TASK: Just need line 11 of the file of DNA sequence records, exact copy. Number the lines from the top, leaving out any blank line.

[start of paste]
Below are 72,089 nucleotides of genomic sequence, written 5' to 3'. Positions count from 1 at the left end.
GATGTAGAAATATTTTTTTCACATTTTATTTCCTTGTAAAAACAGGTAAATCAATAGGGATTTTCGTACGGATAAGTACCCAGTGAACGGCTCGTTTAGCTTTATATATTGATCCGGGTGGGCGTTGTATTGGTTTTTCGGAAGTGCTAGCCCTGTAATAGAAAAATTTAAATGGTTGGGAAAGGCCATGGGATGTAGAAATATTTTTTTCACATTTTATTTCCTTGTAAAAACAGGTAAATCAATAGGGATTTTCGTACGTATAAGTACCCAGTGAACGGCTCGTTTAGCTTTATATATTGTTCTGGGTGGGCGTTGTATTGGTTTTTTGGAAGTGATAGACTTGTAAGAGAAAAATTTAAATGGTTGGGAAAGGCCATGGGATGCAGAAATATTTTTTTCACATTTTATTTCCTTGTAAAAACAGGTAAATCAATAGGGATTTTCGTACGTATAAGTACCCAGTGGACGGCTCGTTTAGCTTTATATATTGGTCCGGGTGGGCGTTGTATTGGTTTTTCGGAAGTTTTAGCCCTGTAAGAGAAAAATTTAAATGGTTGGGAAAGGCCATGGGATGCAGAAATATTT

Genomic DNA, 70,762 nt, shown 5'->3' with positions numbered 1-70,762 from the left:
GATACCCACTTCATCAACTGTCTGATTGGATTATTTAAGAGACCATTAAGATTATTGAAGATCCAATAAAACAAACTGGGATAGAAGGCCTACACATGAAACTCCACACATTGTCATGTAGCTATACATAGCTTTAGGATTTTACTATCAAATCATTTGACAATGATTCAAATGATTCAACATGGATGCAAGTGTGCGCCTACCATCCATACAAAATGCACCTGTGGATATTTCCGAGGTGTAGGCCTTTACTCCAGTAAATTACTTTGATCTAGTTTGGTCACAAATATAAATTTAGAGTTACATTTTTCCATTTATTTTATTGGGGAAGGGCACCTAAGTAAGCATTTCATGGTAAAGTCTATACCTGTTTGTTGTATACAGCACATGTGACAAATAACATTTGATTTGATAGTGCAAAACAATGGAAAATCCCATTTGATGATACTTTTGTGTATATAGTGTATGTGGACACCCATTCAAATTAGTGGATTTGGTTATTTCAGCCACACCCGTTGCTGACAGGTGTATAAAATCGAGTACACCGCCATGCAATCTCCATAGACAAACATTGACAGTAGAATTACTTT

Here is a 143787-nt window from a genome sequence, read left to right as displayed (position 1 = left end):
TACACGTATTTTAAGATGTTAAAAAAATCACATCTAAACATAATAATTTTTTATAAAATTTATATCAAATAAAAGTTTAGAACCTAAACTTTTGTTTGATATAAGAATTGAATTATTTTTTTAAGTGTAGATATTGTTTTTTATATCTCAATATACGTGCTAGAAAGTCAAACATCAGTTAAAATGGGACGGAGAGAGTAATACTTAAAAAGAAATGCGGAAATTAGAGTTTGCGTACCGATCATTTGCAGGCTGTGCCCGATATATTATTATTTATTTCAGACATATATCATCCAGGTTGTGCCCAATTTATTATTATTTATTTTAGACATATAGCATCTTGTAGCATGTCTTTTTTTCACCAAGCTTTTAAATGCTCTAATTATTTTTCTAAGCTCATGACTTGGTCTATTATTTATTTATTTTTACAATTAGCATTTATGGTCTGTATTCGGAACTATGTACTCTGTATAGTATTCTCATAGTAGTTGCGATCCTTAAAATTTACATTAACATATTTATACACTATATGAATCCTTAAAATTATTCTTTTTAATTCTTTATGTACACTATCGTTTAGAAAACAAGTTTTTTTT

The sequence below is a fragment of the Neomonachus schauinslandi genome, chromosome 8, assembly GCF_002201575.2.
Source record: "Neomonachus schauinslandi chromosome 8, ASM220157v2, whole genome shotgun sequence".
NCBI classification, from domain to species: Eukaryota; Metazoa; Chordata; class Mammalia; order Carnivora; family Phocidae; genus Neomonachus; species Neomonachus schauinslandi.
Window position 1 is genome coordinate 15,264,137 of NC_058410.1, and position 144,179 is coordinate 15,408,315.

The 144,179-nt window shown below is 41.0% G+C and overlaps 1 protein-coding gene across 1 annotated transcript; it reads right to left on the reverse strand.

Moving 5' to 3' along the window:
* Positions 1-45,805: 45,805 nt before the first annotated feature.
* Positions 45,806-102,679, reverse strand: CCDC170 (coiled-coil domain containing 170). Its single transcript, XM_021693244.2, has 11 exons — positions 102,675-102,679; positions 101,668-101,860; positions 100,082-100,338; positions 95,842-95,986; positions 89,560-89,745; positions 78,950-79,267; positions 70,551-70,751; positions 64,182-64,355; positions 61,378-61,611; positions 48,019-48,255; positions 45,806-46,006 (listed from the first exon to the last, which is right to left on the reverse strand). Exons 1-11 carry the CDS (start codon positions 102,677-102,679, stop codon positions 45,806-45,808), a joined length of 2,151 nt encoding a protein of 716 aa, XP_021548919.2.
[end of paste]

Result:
The 144,179-nt window shown below is 41.0% G+C and overlaps 1 protein-coding gene across 1 annotated transcript; it reads right to left on the reverse strand.